Fedora Linux 18 Will Boot on UEFI Hardware with Microsoft's Help
From the 'Strange Bedfellows' files:
We've known for some time that Microsoft has been pushing hardware vendors for Secure UEFI as part of Windows 8. The tl;dr version of UEFI is that it's secure encryption on the physical hardware at the pre-boot layer. Basically in order to boot the hardware will have to have a secure key.
The problem with that is that it won't easily allow people to load Linux.
So what's a Linux vendor to do?
Red Hat's Fedora Linux has a solution and it's not one that is entirely satisfactory. Fedora will $BUY$ a key via Microsoft that will enable it to run. This is the solution now being offered up by Fedora developer Matthew Garret (and his blog post has fantastic details about the whole concept and the deliberation)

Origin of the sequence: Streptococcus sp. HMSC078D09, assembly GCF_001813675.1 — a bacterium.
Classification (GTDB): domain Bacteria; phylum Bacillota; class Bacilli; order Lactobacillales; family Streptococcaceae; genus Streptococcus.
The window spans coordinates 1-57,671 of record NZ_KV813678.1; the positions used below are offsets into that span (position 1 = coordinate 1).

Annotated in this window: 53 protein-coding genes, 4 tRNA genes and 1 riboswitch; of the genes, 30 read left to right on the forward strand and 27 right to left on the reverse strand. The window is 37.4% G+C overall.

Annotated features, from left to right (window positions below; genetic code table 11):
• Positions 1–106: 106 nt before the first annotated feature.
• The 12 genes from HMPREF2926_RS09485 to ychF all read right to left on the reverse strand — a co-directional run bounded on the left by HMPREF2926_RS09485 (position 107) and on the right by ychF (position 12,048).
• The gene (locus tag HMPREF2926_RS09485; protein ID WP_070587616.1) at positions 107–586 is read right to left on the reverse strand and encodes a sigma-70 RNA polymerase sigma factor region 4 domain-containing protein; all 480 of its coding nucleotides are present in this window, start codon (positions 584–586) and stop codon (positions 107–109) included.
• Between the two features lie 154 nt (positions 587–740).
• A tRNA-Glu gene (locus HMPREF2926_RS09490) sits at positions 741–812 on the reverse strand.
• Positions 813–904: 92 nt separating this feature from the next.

The key costs $99 and the funds go to VeriSign (though hardware signing is done via Microsoft).
The problem of course is that Fedora will perhaps be tied to Microsoft's Secure UEFI efforts in order to enable Linux on new hardware. The bigger problem would be if Secure UEFI wasn't dealt with and Linux wouldn't run on new hardware at all.
I respect Garrett's position, though I have another solution.
Don't buy, UEFI Windows 8 hardware. Seriously. Why pay the Microsoft tax? Build your own machine, motherboards from computer stores (newegg etc) will have lots of options and you won't need to bother with the Window 8 pre-load either.
The larger question of course is when it comes to server hardware - will Fedora's corporate sponsor Red Hat capitulate as well? Server hardware (arguably equally as important to secure) doesn't seem to be stuck on the same Secure UEFI approach that Microsoft is ramming down hardware vendor throats for Windows 8. When it comes to Servers, Red Hat can and does influence hardware vendors.
Garrett notes that Red Hat could potentially have influenced hardware vendors for UEFI here too, but that would have still left other distros exposed. I don't know, personally I would have like to have seen the hardware vendors come to terms with the reality that there is more than one desktop operating system.